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Kane County family law attorneysIf you are a parent residing in Illinois and you are planning to divorce, you and your child’s other parent will need to make decisions about the allocation of parental responsibilities and parenting time. You will have 120 days after you file for divorce to file a proposed parenting plan. If you and your spouse cannot agree on the terms of the plan, the court may need to intervene. There are a number of considerations the parenting plan must contain including decisions about when the child will spend time with each parent, each parent’s decision-making authority, and more.

Required Parenting Plan Elements

Parents are encouraged to make as many parenting decisions in advance as possible. The more issues parents work out during the creation of the parenting plan, the less likely they will experience conflict during their post-divorce co-parenting relationship.

Although you may choose to add additional items in your parenting plan, the required elements include:

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St. Charles family law attorneys“The best interests of the child” is one of the most common phrases in the realm of family law. A child’s well-being, of course, should remain among the top priorities in proceedings for divorce, allocation of parental responsibilities, parenting time, non-parent visitation, and adoption. The challenge, however, is that determining what exactly constitutes a child’s best interests is open to interpretation. As such, each parent may fully believe that they are acting in their child’s best interests yet hold vastly different objectives regarding the outcome of the case.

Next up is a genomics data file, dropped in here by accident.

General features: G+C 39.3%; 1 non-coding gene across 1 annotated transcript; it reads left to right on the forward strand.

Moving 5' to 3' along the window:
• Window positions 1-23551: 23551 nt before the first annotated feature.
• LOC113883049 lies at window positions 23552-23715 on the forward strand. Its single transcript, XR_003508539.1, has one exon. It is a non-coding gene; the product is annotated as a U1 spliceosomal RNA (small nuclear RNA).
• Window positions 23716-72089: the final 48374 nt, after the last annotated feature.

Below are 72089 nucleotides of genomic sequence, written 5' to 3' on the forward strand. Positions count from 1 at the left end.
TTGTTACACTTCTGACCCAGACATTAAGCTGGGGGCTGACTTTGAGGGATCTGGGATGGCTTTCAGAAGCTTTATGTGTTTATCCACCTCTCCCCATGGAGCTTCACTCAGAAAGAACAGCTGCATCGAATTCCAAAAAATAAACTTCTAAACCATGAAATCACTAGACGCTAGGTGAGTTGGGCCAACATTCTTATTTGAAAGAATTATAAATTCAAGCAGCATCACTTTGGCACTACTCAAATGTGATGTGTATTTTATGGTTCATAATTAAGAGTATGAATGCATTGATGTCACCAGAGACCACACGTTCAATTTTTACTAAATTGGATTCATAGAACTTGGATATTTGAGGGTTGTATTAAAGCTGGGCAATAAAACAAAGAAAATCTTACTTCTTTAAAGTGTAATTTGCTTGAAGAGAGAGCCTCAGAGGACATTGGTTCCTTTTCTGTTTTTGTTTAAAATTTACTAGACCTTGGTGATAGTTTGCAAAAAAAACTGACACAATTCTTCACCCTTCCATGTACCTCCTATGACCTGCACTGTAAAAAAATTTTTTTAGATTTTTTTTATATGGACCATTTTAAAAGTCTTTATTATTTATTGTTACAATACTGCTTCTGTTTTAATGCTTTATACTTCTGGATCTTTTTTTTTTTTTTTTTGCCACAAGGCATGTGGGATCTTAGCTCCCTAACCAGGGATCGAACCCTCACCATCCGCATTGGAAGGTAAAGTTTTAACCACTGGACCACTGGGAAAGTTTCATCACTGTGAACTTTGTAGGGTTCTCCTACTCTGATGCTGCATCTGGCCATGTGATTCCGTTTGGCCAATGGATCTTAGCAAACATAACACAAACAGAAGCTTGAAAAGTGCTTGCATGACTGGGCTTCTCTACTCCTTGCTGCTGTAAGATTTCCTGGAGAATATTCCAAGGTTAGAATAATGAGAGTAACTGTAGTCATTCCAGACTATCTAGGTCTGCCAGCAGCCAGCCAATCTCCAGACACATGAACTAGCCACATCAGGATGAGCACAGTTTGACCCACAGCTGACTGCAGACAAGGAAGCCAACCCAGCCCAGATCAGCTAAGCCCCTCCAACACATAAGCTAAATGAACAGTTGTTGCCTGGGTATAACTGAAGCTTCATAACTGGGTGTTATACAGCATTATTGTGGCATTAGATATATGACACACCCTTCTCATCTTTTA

Helping the Process

When you and your child’s other parent cannot agree on a parenting plan or other arrangements regarding your child, the court is likely to offer several options. To start with, you may be required to participate in court-ordered mediation designed to help you and the other parent reach an agreement with the help of a third-party mediator. Mediation, however, is only possible in situations where both parties are willing and able to work constructively with one another.

Alternatively, the court may appoint a specially-trained and certified attorney—not one who is representing either you or the other party—to serve as a guardian ad litem (GAL). The guardian ad litem will be expected to investigate your family’s circumstances to develop an outside, objective opinion of what the child’s best interests are. Based on the GAL’s findings, the GAL will make a recommendation to the court regarding the most appropriate outcome for the case.

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Wheaton, IL 60189
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We serve clients throughout Kane County, Illinois including St. Charles, Geneva, Batavia, North Aurora, Elgin, Algonquin, Aurora, Barrington Hills, Bartlett, Big Rock, Burlington, Campton Hills, Carpentersville, East Dundee, Elburn, Hampshire, Huntley, Kaneville, Maple Park, Sleepy Hollow, Wayne, West Dundee as well as throughout DuPage County.

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In honor of the passing of our founder, Joseph F. Mirabella, Jr., our offices are closed Friday, January 31, 2020.I Agree